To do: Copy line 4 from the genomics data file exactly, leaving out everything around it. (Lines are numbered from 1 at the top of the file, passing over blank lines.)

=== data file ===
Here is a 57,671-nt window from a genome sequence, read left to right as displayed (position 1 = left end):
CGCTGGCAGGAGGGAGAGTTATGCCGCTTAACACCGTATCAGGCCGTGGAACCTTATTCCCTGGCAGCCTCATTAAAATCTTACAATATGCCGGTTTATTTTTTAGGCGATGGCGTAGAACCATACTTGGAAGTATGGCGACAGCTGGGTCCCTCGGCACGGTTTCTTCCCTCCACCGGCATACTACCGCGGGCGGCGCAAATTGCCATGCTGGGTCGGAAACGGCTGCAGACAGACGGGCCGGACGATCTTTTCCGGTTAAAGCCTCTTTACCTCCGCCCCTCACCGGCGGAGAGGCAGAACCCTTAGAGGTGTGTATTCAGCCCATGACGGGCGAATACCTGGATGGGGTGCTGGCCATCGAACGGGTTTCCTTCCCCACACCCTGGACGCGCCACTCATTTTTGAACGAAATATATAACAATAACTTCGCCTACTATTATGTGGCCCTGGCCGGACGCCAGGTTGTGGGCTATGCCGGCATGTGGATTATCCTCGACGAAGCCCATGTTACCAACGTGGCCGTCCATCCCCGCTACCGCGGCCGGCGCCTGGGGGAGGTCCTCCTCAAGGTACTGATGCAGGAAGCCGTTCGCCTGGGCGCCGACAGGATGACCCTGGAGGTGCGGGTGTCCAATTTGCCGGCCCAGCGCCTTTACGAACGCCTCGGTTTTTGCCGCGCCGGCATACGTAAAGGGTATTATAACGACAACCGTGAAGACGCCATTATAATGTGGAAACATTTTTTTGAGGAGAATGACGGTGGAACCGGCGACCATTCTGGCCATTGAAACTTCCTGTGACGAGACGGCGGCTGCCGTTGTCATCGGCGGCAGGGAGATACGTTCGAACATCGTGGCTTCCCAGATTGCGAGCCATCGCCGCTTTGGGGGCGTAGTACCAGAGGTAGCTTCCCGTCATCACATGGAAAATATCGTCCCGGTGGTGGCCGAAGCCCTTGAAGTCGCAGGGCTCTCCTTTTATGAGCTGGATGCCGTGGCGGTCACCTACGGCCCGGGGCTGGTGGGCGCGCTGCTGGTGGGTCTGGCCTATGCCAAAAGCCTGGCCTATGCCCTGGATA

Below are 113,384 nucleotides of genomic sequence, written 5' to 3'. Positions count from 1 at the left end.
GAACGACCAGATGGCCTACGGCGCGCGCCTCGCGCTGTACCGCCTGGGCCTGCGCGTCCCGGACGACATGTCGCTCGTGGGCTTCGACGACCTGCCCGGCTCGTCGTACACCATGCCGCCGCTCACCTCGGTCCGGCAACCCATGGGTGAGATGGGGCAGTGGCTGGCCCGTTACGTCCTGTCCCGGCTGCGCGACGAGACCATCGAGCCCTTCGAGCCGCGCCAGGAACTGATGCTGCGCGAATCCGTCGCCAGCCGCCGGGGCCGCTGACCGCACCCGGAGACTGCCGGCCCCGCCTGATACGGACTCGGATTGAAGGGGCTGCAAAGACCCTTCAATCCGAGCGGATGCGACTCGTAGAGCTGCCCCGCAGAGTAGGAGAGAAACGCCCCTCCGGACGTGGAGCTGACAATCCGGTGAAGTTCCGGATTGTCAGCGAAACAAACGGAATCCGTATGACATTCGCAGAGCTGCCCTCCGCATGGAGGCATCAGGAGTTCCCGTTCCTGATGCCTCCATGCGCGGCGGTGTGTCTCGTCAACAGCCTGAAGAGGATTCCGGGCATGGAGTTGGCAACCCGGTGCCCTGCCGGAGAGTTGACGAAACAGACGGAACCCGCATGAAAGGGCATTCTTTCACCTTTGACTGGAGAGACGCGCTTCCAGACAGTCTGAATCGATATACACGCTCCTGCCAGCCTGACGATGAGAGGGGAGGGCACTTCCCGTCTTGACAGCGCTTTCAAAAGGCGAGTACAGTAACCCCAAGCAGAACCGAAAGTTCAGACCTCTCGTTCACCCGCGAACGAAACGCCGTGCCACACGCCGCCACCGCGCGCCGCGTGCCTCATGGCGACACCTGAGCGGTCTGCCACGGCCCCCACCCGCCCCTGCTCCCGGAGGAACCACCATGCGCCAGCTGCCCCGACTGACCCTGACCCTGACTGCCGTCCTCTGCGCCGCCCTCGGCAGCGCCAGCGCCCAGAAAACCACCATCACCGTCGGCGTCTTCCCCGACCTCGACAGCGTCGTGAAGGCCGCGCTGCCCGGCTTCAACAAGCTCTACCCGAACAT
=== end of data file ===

GAACGACCAGATGGCCTACGGCGCGCGCCTCGCGCTGTACCGCCTGGGCCTGCGCGTCCCGGACGACATGTCGCTCGTGGGCTTCGACGACCTGCCCGGCTCGTCGTACACCATGCCGCCGCTCACCTCGGTCCGGCAACCCATGGGTGAGATGGGGCAGTGGCTGGCCCGTTACGTCCTGTCCCGGCTGCGCGACGAGACCATCGAGCCCTTCGAGCCGCGCCAGGAACTGATGCTGCGCGAATCCGTCGCCAGCCGCCGGGGCCGCTGACCGCACCCGGAGACTGCCGGCCCCGCCTGATACGGACTCGGATTGAAGGGGCTGCAAAGACCCTTCAATCCGAGCGGATGCGACTCGTAGAGCTGCCCCGCAGAGTAGGAGAGAAACGCCCCTCCGGACGTGGAGCTGACAATCCGGTGAAGTTCCGGATTGTCAGCGAAACAAACGGAATCCGTATGACATTCGCAGAGCTGCCCTCCGCATGGAGGCATCAGGAGTTCCCGTTCCTGATGCCTCCATGCGCGGCGGTGTGTCTCGTCAACAGCCTGAAGAGGATTCCGGGCATGGAGTTGGCAACCCGGTGCCCTGCCGGAGAGTTGACGAAACAGACGGAACCCGCATGAAAGGGCATTCTTTCACCTTTGACTGGAGAGACGCGCTTCCAGACAGTCTGAATCGATATACACGCTCCTGCCAGCCTGACGATGAGAGGGGAGGGCACTTCCCGTCTTGACAGCGCTTTCAAAAGGCGAGTACAGTAACCCCAAGCAGAACCGAAAGTTCAGACCTCTCGTTCACCCGCGAACGAAACGCCGTGCCACACGCCGCCACCGCGCGCCGCGTGCCTCATGGCGACACCTGAGCGGTCTGCCACGGCCCCCACCCGCCCCTGCTCCCGGAGGAACCACCATGCGCCAGCTGCCCCGACTGACCCTGACCCTGACTGCCGTCCTCTGCGCCGCCCTCGGCAGCGCCAGCGCCCAGAAAACCACCATCACCGTCGGCGTCTTCCCCGACCTCGACAGCGTCGTGAAGGCCGCGCTGCCCGGCTTCAACAAGCTCTACCCGAACAT